How to Prepare to Downsize

emptynestI know from personal experience that downsizing takes time. (After 18 years with 4 children in the home, it took my family two years!)  More than half of boomers will look to downsize, either by purchasing a smaller home or purchasing a home of equal size with reduced expenses. If downsizing seems daunting, remember this: if the home will be placed on the market, you’ll likely have to cut clutter nonetheless. Here are seven ways to pare down the possessions.

1. Plan backwards.  Start downsizing three months prior to the target move date. Taking on every room at once is too much, if not impossible, to handle. Sort through one room or closet or area at a time is best.

2. Stick to the OHIO rule. “Only handle it once.”  No “maybe” piles!  Ask yourself if you would replace the item if it disappeared.  If not, this process will feel much less like a trashing of beloved possessions.

3. More isn’t always better.  Don’t save things “just in case.”  Do you really need two blenders?  Don’t be afraid to purge. The same applies to clothes.  Don’t keep items that no longer fit…, but “might one day.” Chances are, you’ll want new ones if that happens.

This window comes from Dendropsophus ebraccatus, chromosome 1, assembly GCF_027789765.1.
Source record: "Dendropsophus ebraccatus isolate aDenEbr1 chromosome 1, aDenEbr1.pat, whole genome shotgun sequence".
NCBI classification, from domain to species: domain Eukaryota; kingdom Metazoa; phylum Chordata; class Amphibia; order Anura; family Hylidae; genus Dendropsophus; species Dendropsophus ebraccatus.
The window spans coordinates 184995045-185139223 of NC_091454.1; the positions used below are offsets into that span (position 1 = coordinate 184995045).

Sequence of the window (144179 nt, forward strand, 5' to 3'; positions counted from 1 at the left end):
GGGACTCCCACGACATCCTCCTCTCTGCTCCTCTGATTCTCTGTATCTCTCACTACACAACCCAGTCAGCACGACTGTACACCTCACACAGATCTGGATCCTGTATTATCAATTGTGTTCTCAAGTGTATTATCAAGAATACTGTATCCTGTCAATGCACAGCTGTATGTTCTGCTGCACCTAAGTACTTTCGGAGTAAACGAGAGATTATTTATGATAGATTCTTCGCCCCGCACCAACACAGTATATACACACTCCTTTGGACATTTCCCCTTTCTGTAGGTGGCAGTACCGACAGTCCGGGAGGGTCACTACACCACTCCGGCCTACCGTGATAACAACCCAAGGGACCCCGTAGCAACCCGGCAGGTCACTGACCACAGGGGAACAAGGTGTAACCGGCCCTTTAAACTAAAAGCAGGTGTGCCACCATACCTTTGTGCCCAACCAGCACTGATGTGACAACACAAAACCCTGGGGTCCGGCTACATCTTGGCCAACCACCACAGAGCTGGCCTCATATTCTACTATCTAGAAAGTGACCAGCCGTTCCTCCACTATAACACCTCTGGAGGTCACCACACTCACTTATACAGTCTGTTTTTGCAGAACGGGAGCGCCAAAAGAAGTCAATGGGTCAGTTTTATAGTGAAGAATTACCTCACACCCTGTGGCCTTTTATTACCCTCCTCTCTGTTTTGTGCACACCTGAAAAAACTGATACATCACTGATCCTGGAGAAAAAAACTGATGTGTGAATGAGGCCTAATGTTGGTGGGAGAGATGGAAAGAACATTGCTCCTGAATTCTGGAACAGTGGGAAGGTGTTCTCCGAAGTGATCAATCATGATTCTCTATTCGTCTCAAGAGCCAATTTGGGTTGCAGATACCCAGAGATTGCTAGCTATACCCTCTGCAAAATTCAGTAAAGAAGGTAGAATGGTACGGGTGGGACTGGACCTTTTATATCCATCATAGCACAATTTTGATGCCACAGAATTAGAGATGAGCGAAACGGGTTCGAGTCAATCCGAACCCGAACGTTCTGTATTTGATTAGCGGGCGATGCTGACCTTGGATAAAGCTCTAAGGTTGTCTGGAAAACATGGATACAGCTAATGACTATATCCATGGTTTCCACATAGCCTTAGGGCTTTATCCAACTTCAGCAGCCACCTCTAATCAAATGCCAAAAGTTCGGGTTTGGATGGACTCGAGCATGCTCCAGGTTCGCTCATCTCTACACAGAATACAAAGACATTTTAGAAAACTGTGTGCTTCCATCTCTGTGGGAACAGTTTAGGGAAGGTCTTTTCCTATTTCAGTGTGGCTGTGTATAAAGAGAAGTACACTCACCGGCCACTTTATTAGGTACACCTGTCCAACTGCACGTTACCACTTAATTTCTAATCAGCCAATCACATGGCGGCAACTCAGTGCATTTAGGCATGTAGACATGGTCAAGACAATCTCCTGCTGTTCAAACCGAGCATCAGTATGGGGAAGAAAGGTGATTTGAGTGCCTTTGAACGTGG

4. Reduce collections. Cutting a collection can be upsetting for anyone. Approach the process as gently—and practically—as possible. Decide which items are favored more than others, or limit the amount based on display space—a bookshelf can only hold so many books, for example.  Give to a younger family member who can carry on or appreciates the collection.

5. Cash for your castoffs. Remember the three month rule.  If you’re planning to sell an item, start early.  You don’t want to be stuck with items you no longer want come moving day.

6. Auction houses. If you have valuable items, like antiques, furniture, silver, or artwork, contact an auction house rather than an antique dealer.  Gather a large lot so appraisers can assess items in one visit.  An estate sales group can help facilitate the sale or auction of high-end items, too.

7. Donate. Using charitable organizations can make parting with possessions much more meaningful by understanding the items are being given to those in need. In many areas, A Wider Circle or the Salvation Army can to transport big-ticket items like furniture or appliances. House wares in good condition can be donated to Goodwill or a local charity.